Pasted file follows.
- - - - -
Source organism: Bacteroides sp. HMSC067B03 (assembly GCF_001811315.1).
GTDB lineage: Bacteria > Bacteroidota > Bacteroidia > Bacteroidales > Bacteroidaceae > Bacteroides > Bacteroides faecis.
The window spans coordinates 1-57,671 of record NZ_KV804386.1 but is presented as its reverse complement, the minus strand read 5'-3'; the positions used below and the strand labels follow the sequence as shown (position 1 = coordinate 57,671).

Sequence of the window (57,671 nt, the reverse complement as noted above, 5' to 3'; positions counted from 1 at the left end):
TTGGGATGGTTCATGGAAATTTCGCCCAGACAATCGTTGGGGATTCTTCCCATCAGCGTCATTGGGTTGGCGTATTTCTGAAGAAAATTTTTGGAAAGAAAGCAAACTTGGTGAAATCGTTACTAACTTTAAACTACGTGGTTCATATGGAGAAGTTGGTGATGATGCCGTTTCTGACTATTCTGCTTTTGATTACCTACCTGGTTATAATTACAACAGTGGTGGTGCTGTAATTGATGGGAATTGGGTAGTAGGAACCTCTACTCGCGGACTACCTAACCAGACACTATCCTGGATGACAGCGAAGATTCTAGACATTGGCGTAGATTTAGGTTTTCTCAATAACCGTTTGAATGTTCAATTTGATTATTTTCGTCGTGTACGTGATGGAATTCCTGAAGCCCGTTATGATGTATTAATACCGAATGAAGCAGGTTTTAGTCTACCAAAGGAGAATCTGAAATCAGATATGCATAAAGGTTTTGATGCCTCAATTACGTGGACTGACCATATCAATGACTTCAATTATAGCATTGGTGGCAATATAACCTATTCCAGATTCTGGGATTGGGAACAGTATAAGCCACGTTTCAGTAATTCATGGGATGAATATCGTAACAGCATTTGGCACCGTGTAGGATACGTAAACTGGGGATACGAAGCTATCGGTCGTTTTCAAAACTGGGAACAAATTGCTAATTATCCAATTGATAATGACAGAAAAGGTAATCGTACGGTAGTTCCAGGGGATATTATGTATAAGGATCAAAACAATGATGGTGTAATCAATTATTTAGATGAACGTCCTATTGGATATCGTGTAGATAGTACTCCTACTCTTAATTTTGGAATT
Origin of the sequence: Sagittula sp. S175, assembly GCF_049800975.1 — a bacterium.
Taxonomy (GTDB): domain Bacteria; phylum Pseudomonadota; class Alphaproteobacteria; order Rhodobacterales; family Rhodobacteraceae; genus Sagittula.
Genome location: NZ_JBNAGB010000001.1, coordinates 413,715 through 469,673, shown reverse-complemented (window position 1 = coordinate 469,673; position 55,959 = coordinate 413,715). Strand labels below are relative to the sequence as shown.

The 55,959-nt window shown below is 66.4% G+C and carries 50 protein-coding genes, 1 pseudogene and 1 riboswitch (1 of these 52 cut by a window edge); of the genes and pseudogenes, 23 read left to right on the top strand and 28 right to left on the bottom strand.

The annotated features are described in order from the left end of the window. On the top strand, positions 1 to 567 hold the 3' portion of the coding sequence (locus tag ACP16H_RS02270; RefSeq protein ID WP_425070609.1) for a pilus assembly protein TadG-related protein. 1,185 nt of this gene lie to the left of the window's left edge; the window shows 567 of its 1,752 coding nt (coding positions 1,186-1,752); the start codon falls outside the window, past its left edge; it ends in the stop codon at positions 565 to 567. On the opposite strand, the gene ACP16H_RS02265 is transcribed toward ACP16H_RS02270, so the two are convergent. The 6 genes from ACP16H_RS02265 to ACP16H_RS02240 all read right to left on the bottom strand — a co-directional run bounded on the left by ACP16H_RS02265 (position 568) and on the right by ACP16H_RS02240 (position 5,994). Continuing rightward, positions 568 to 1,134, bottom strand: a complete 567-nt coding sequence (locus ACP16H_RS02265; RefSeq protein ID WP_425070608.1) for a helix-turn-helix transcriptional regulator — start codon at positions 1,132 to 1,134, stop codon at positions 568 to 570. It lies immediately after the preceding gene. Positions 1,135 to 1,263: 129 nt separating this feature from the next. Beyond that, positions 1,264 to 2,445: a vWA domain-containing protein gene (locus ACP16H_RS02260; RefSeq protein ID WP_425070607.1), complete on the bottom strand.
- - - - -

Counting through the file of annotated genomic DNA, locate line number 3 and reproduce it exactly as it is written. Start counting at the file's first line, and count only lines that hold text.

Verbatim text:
The window spans coordinates 1-57,671 of record NZ_KV804386.1 but is presented as its reverse complement, the minus strand read 5'-3'; the positions used below and the strand labels follow the sequence as shown (position 1 = coordinate 57,671).